Nov 11, 2016

Importance of Integration

LvA’s integrated approach to gender-based violence, providing both legal and psycho-social services, is unique. This is particularly true in Diepsloot, where the LvA’s services are the only ones of their kind in the community. The importance and success of such an integrated approach can be seen in the two client stories shared below.

Thabiso’s Journey with LvA

Thabiso is a 24-year-old mother of two. She initially came to LvA with her mother, Noluthando, seeking a protection order against her abusive stepfather. The abuse had been going on for over 14 years and was directed at Noluthando, Thabiso, and their other children. When they came to LvA, both agreed to counselling to deal with the severe traumatic after-effects of the violence. Thabiso entered individual therapy and they both became regular participants in LvA’s group therapy. Through her sessions, Thabiso identified GBV as a critical issue in Diepsloot and wanted to know more about its drivers, and do more to prevent it from happening, so she joined one of our Sexual Violence Workshop Series. Following the series, she became a champion for LvA’s cause and services, referring several people from her circle of friends and neighbourhood to us for legal support and counselling. LvA operates on the assumption that an increase in knowledge about the legal system will empower women to make use of it to their benefit. Thabiso and other women like her who have attended our workshops assist LvA in spreading that knowledge and improving access to justice for all women in Diepsloot.

As for Thabiso and Noluthando, after over a decade of abuse, they were empowered to move out of the shared residence, and to start afresh in a new city. They continue to call and/or visit LvA to express their gratitude for LvA’s support.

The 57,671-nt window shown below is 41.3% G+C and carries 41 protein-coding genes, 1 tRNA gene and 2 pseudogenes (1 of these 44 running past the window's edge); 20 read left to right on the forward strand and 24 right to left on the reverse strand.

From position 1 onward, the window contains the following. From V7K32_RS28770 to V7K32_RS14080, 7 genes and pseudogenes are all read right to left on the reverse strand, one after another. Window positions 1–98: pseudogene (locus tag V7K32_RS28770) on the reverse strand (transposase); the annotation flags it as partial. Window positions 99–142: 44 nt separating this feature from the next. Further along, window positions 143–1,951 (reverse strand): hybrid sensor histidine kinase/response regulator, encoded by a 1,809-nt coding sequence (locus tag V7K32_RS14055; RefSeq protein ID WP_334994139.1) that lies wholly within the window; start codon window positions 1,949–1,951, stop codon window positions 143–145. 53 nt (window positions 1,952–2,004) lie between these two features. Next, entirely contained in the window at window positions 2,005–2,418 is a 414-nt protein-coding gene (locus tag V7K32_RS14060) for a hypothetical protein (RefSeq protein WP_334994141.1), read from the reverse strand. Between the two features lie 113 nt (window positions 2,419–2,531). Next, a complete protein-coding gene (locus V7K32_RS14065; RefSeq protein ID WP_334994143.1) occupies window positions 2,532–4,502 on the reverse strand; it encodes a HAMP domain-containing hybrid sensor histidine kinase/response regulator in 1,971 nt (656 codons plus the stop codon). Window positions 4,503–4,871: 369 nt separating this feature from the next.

Nokulunga’s Journey with LvA

Whenever Nokulunga refused to have sex with her husband, he would choke her and beat her all over her body with clenched fists. He once beat her so badly that she had to seek medical care from Helen Joseph Hospital. Whenever she reported the abuse to the police, they told her that such matters were handled within the family, or, at most, would reprimand her husband for his conduct. LvA assisted Nokulunga in applying for a protection order against her husband, which was granted. After receiving the order, Nokulunga continued attending LvA’s weekly group therapy sessions. Over the next several months, there were noticeable changes in Nokulunga’s demeanour as she was visibly happier and more confident. She attributed these positive changes to the impact of the group therapy sessions. Further empowered, we saw Nokulunga take control over other areas of her life, including applying for a maintenance order against her husband. Nokulunga is just one of the countless clients LvA has assisted who, with professional and nuanced psychological and/or legal support, are able to move from a place of victimisation to one of empowerment.

Please note client names and certain details have been changed to protect identities.

Links:

Nov 10, 2016

Importance of Integration

LvA’s integrated approach to gender-based violence, providing both legal and psycho-social services, is unique. This is particularly true in Diepsloot, where the LvA’s services are the only ones of their kind in the community. The importance and success of such an integrated approach can be seen in the two client stories shared below.

Thabiso’s Journey with LvA

Thabiso is a 24-year-old mother of two. She initially came to LvA with her mother, Noluthando, seeking a protection order against her abusive stepfather. The abuse had been going on for over 14 years and was directed at Noluthando, Thabiso, and their other children. When they came to LvA, both agreed to counselling to deal with the severe traumatic after-effects of the violence. Thabiso entered individual therapy and they both became regular participants in LvA’s group therapy. Through her sessions, Thabiso identified GBV as a critical issue in Diepsloot and wanted to know more about its drivers, and do more to prevent it from happening, so she joined one of our Sexual Violence Workshop Series. Following the series, she became a champion for LvA’s cause and services, referring several people from her circle of friends and neighbourhood to us for legal support and counselling. LvA operates on the assumption that an increase in knowledge about the legal system will empower women to make use of it to their benefit. Thabiso and other women like her who have attended our workshops assist LvA in spreading that knowledge and improving access to justice for all women in Diepsloot.